In Genesis 1:28, however, God says “Be fruitful and multiply and fill the earth and subdue it and have dominion over the fish of the sea and over the birds of the air and over every living thing that moves upon the earth.” Some people interpret this “dominion” verse as God giving humans the right to rule over all life on earth in any way that we wish. No limits are expressed here. In other words, Noah would have complete discretion about what to place in the ark.
But that is not the narrative. For as the episode of Noah demonstrates, he did not have unlimited discretion. God instructed Noah about the animals and the birds to go into the ark. If Genesis were written saying Noah selected the animals to go into the ark, we could understand that what we have today resulted from Noah’s decisions. But that’s not the message. Noah did not “rule” over the animals and birds. Everything, at God’s command, was to be saved.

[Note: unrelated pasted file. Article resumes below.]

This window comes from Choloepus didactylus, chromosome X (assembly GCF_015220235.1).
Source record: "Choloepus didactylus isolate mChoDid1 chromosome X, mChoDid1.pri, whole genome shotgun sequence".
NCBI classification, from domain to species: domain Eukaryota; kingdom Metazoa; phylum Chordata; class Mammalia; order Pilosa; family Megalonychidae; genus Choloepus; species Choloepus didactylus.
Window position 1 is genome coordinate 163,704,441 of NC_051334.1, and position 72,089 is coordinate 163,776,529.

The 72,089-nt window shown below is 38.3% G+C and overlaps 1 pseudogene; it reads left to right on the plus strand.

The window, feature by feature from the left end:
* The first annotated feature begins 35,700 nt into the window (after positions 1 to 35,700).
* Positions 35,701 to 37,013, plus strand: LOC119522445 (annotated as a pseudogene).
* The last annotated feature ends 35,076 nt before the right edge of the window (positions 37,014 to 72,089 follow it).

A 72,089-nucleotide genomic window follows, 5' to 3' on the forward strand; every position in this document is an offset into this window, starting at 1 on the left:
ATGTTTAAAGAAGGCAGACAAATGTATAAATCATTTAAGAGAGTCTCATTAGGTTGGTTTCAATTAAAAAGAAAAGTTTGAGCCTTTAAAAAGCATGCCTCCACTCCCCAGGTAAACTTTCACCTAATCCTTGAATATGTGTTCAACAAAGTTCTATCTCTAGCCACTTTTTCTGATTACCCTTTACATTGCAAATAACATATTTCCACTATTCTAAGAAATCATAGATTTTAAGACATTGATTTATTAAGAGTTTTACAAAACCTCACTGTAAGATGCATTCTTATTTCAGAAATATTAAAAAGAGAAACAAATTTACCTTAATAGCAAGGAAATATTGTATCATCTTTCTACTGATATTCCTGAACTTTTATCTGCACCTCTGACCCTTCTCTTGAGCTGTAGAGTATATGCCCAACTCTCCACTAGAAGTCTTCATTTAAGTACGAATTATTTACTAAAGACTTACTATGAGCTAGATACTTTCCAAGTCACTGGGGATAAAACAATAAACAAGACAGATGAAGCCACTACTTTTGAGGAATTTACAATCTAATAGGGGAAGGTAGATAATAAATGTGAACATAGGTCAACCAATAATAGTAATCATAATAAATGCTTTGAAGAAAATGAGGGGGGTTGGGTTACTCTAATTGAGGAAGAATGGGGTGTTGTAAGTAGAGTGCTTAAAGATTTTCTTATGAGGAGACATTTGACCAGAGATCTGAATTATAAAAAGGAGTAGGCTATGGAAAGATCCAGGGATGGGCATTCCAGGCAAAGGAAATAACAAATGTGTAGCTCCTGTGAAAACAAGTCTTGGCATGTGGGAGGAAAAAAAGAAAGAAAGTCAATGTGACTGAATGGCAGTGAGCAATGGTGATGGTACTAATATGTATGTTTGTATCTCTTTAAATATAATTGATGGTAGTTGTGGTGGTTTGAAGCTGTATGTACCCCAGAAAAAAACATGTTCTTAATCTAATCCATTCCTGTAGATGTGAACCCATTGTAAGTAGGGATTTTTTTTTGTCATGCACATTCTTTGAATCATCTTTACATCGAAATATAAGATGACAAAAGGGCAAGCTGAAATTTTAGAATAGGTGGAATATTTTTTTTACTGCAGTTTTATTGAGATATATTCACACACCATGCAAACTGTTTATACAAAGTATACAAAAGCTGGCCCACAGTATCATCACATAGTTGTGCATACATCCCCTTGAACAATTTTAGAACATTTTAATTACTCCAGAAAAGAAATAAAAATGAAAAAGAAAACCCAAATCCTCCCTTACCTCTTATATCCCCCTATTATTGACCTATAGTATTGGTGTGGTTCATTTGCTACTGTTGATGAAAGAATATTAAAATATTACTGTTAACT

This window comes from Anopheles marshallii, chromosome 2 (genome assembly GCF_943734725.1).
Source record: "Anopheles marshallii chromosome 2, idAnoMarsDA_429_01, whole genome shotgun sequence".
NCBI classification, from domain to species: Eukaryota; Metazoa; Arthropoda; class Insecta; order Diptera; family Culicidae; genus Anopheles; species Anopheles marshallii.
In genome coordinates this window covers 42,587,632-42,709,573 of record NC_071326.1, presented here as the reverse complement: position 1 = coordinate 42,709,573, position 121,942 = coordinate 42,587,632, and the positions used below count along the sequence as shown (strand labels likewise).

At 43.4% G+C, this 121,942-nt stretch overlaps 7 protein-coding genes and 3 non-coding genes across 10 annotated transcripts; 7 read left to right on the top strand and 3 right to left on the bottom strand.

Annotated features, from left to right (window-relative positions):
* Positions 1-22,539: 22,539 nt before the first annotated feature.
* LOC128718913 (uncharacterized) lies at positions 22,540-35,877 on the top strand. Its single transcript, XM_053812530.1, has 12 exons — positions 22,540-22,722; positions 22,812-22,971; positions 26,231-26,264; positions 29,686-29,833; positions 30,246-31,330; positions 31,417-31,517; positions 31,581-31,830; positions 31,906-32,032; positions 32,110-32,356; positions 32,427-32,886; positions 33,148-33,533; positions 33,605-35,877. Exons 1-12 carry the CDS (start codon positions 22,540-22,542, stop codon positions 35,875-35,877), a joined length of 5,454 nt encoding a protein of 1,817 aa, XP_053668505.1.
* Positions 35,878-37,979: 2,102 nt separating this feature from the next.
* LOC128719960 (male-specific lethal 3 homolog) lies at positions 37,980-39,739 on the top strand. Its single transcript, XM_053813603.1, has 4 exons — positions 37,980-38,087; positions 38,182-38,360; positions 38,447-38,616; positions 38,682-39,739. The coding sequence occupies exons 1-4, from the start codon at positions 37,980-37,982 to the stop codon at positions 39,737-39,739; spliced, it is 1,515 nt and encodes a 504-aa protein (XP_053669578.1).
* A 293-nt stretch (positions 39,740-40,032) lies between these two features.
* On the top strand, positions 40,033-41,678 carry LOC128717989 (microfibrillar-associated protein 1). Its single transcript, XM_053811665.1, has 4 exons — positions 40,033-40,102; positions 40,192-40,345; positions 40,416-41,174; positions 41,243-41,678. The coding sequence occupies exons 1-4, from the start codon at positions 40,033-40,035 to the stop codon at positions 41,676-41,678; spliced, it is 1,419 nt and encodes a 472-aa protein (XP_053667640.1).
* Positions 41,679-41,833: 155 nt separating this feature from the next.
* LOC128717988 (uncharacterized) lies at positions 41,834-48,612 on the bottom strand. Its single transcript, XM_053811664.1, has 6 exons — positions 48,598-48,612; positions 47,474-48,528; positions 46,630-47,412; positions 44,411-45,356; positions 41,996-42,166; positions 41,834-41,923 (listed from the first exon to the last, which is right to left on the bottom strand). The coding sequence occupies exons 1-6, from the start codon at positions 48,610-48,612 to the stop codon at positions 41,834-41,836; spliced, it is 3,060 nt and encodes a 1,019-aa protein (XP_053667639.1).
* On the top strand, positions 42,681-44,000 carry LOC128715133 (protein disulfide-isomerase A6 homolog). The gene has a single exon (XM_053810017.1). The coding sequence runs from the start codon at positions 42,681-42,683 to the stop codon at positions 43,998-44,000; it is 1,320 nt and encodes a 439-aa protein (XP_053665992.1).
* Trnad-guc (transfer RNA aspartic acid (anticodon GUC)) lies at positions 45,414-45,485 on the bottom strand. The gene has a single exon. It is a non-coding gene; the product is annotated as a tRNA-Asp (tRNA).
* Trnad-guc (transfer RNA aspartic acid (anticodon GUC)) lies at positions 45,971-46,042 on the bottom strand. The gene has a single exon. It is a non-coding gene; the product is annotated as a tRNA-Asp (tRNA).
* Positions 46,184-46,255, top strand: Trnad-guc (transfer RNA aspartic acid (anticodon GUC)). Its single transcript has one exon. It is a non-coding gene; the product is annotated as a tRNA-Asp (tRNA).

I suggest that Genesis 7:1-5 undermines the prevailing interpretation of Genesis 1:28 as a takeaway from the Bible and highlights the importance of looking at all teachings that address a particular topic. I call it the collective view. We can’t take any one verse as a definitive statement of Hebrew Bible teaching until we examine all five books. This instance and elsewhere that we shall encounter God reveals the limits of our latitude, mastery and discretion.
You’ll note that Genesis 1:28 does not give us dominion over the land. The verse identifies fish, birds and animals, not the land. God says to Moses in Exodus 19:5, “Indeed, the whole earth is mine.” Psalm 24 picks up on this: “The earth is the LORD’s and all that is in it, the world, and those who live in it.” This limitation, or clarification, of the earlier Genesis 1:28 verse is not rare in the Hebrew Bible.